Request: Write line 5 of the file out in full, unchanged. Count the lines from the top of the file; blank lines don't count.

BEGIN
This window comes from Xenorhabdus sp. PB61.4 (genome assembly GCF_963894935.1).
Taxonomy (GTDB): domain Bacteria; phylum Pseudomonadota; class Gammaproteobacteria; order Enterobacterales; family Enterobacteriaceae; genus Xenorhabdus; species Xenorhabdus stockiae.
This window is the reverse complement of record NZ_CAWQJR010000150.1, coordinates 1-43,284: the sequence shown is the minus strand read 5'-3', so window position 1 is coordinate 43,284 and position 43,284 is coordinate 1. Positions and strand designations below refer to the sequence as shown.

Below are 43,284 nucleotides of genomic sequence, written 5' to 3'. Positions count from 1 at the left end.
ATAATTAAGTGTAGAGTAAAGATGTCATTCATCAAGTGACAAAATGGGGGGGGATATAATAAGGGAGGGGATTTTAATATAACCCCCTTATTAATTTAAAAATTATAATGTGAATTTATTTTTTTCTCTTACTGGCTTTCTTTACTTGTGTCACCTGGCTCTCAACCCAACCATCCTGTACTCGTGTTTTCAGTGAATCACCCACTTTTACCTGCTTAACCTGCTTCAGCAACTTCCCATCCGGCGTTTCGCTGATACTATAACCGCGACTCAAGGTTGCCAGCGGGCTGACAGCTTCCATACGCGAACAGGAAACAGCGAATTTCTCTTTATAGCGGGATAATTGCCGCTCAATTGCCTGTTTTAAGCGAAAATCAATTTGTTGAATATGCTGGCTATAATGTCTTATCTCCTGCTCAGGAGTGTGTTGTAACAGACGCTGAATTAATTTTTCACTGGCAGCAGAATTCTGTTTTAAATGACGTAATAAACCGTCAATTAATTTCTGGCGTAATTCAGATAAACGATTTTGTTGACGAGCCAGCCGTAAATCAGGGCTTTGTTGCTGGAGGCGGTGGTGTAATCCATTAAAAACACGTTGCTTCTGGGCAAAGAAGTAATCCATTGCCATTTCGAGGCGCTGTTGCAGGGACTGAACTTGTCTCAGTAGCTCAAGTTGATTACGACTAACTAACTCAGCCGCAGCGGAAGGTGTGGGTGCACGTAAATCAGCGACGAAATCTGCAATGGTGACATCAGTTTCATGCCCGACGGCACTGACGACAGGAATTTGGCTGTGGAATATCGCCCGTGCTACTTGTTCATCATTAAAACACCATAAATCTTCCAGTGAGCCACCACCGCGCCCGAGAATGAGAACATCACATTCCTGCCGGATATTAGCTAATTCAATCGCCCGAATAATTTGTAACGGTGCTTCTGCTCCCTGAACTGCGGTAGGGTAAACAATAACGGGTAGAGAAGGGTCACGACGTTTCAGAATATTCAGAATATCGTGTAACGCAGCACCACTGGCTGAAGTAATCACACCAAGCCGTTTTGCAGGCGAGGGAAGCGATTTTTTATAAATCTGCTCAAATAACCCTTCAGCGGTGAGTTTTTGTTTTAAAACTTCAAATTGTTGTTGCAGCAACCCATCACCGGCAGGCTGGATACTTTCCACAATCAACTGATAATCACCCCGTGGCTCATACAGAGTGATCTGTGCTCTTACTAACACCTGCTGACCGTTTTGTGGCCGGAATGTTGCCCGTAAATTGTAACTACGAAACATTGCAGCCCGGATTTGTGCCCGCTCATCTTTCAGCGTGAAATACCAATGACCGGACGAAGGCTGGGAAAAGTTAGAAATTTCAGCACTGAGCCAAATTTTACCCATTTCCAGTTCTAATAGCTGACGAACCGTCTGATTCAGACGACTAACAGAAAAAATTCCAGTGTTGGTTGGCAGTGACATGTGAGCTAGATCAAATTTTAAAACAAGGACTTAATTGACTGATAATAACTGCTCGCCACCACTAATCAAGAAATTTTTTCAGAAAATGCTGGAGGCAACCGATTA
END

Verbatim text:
ATAATTAAGTGTAGAGTAAAGATGTCATTCATCAAGTGACAAAATGGGGGGGGATATAATAAGGGAGGGGATTTTAATATAACCCCCTTATTAATTTAAAAATTATAATGTGAATTTATTTTTTTCTCTTACTGGCTTTCTTTACTTGTGTCACCTGGCTCTCAACCCAACCATCCTGTACTCGTGTTTTCAGTGAATCACCCACTTTTACCTGCTTAACCTGCTTCAGCAACTTCCCATCCGGCGTTTCGCTGATACTATAACCGCGACTCAAGGTTGCCAGCGGGCTGACAGCTTCCATACGCGAACAGGAAACAGCGAATTTCTCTTTATAGCGGGATAATTGCCGCTCAATTGCCTGTTTTAAGCGAAAATCAATTTGTTGAATATGCTGGCTATAATGTCTTATCTCCTGCTCAGGAGTGTGTTGTAACAGACGCTGAATTAATTTTTCACTGGCAGCAGAATTCTGTTTTAAATGACGTAATAAACCGTCAATTAATTTCTGGCGTAATTCAGATAAACGATTTTGTTGACGAGCCAGCCGTAAATCAGGGCTTTGTTGCTGGAGGCGGTGGTGTAATCCATTAAAAACACGTTGCTTCTGGGCAAAGAAGTAATCCATTGCCATTTCGAGGCGCTGTTGCAGGGACTGAACTTGTCTCAGTAGCTCAAGTTGATTACGACTAACTAACTCAGCCGCAGCGGAAGGTGTGGGTGCACGTAAATCAGCGACGAAATCTGCAATGGTGACATCAGTTTCATGCCCGACGGCACTGACGACAGGAATTTGGCTGTGGAATATCGCCCGTGCTACTTGTTCATCATTAAAACACCATAAATCTTCCAGTGAGCCACCACCGCGCCCGAGAATGAGAACATCACATTCCTGCCGGATATTAGCTAATTCAATCGCCCGAATAATTTGTAACGGTGCTTCTGCTCCCTGAACTGCGGTAGGGTAAACAATAACGGGTAGAGAAGGGTCACGACGTTTCAGAATATTCAGAATATCGTGTAACGCAGCACCACTGGCTGAAGTAATCACACCAAGCCGTTTTGCAGGCGAGGGAAGCGATTTTTTATAAATCTGCTCAAATAACCCTTCAGCGGTGAGTTTTTGTTTTAAAACTTCAAATTGTTGTTGCAGCAACCCATCACCGGCAGGCTGGATACTTTCCACAATCAACTGATAATCACCCCGTGGCTCATACAGAGTGATCTGTGCTCTTACTAACACCTGCTGACCGTTTTGTGGCCGGAATGTTGCCCGTAAATTGTAACTACGAAACATTGCAGCCCGGATTTGTGCCCGCTCATCTTTCAGCGTGAAATACCAATGACCGGACGAAGGCTGGGAAAAGTTAGAAATTTCAGCACTGAGCCAAATTTTACCCATTTCCAGTTCTAATAGCTGACGAACCGTCTGATTCAGACGACTAACAGAAAAAATTCCAGTGTTGGTTGGCAGTGACATGTGAGCTAGATCAAATTTTAAAACAAGGACTTAATTGACTGATAATAACTGCTCGCCACCACTAATCAAGAAATTTTTTCAGAAAATGCTGGAGGCAACCGATTA